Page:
If a laundry business were to purchase a home-use model, department store dryer for the primary purpose of drying clothes for the laundry business, such a purchase would be primarily for a business purpose, despite the fact that the dryer may have been a typical 'consumer product.' On the other hand, if the parents of twelve growing children purchased an industrial washer and dryer from a business supplier to be used primarily to do the family's laundry, the purchase would be primarily for a family purpose and come within the ambit of 73 P.S. § 201-9.2, notwithstanding the fact that industrial washers and dryers generally might not be considered typical 'consumer products.'
While we agree with Plaintiffs that the cases relied upon by Sidley Austin are factually distinguishable from the case sub judice,*fn5 at this juncture we will consider Sidley Austin's citation to the Third Circuit Court of Appeals case of Algrant v. Evergreen Valley Nurseries Ltd. Pshp., 126 F.3d 178, 186-88 (3d Cir. 1997), for the proposition that investment securities are not "goods" for purposes of the UTPCPL. In Algrant, the plaintiffs alleged that the fraud was in the valuation fixed by the issuer of the investment securities themselves and misrepresentations the issuer made concerning the securities. The Third Circuit explained that only one trial court, in addition to the district court in the Algrant case, has held that the UTPCPL does not cover the sale of investment securities. Id. at 187. In addition, the Third Circuit stated that Pennsylvania cases which hold that the UTPCPL covers the purchase of securities also deal specifically with the transaction, and not with the securities themselves. Id.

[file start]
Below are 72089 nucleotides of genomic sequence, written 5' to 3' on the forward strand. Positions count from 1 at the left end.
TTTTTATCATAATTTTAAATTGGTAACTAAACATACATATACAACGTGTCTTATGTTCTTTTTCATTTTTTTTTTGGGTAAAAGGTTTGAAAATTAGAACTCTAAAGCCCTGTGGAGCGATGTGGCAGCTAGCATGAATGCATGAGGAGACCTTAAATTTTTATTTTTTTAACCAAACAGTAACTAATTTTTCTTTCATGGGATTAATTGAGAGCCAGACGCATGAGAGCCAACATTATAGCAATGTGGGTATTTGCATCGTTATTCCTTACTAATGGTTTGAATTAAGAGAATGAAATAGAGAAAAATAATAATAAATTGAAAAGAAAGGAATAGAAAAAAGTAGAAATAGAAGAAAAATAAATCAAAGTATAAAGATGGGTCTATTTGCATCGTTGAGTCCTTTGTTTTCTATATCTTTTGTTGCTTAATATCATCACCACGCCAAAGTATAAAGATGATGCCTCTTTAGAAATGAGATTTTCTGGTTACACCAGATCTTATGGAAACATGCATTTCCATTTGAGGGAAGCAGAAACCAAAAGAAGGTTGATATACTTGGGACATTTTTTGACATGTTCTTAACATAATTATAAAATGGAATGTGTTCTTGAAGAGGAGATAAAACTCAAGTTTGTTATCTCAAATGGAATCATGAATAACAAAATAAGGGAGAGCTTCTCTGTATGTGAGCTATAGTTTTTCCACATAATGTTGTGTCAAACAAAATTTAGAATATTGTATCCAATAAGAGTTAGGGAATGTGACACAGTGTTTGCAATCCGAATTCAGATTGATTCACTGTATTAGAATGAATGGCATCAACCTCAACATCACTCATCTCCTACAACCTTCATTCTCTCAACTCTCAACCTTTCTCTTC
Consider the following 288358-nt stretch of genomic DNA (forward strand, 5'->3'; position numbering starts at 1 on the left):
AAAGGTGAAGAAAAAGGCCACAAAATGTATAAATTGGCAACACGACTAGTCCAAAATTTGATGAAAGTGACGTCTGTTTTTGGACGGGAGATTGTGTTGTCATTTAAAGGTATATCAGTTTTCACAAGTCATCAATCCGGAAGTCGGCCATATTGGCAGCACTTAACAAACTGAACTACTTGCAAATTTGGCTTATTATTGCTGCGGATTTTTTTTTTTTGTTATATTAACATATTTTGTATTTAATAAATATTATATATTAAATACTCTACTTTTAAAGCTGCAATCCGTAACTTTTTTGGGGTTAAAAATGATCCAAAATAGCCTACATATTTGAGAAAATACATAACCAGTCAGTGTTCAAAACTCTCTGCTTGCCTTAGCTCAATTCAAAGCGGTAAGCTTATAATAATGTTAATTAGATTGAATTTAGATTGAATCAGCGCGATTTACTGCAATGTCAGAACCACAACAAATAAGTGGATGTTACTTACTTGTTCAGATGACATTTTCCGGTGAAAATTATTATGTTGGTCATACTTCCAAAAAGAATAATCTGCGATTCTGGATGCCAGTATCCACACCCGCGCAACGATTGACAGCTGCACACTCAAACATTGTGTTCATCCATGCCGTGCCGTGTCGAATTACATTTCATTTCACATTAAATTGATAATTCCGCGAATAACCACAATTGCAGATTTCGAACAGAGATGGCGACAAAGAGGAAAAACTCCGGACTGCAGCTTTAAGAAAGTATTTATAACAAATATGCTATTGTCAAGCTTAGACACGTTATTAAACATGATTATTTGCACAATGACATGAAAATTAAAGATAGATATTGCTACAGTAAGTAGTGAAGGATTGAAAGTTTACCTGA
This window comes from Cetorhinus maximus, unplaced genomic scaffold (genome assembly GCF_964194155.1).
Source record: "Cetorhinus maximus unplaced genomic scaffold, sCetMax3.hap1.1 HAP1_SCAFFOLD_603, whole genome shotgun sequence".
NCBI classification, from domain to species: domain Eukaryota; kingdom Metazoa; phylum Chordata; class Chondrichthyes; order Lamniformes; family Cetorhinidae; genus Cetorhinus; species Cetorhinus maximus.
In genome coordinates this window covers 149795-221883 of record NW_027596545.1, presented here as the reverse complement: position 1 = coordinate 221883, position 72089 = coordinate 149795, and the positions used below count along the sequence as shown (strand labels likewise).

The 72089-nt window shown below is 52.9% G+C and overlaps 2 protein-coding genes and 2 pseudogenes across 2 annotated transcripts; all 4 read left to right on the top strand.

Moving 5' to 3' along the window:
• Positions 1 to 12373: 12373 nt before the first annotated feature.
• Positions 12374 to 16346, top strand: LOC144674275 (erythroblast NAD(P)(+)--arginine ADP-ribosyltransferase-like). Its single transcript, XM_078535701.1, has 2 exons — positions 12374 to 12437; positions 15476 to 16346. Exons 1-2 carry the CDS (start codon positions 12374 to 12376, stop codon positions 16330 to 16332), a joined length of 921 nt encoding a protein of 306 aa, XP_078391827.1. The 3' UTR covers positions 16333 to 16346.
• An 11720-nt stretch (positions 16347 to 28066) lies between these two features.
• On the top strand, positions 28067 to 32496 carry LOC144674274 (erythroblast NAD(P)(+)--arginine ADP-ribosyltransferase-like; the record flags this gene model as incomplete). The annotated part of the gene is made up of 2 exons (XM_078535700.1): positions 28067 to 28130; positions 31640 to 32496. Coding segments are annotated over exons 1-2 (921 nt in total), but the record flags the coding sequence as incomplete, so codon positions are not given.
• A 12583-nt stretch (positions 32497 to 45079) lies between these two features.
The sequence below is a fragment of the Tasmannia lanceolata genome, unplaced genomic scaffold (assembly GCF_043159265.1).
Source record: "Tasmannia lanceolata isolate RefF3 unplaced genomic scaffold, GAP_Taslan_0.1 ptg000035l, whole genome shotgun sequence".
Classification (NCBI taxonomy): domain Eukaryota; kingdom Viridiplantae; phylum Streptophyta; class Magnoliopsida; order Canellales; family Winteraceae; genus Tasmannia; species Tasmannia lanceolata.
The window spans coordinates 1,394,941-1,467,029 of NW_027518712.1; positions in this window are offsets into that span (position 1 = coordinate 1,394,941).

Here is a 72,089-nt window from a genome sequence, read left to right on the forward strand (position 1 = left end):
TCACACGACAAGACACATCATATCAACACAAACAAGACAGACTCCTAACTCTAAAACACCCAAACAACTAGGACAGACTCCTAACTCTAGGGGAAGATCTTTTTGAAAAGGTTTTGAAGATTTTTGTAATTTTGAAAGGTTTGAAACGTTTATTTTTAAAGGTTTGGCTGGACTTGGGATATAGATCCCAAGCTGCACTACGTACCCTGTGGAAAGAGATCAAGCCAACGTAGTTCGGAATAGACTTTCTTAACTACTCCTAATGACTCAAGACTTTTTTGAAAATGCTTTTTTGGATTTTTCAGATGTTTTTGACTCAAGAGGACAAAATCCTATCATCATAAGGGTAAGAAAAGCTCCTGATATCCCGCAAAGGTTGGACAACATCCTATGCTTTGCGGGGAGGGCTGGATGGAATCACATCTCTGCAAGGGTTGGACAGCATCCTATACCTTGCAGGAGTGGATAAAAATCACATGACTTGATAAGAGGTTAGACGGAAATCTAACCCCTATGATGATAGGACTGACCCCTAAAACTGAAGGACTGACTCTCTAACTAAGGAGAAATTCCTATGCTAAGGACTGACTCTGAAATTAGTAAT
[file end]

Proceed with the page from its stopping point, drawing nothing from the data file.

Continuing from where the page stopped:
As previously noted, this case concerns individuals who hoped to avoid personal tax liability by investing in a tax-advantaged investment strategy, OPIS, that was allegedly marketed to them by KPMG. (Compl. ¶¶ 25, 47, 48). The crux of the allegations in the complaint is that the Deutsche Bank Defendants engaged in a scheme to induce wealthy and sophisticated persons, like Plaintiffs, to pursue the OPIS strategy when they knew or should have known that OPIS was an abusive tax shelter that would be disallowed by the IRS. Id. ¶ 85. As a result, Plaintiffs now claim that they were misled about the propriety and nature of the OPIS strategy and seek damages from not only KPMG, Sidley Austin, and Presidio, but also against the Deutsche Bank Defendants, which provided credit and account services to Plaintiffs. Id. ¶¶ 85, 105-225. Accordingly, we find that the factual circumstances of this case are distinguishable from those in Algrant, which, as noted, at least in part concerned fraud allegations in the valuation fixed by the issuer of investment securities themselves.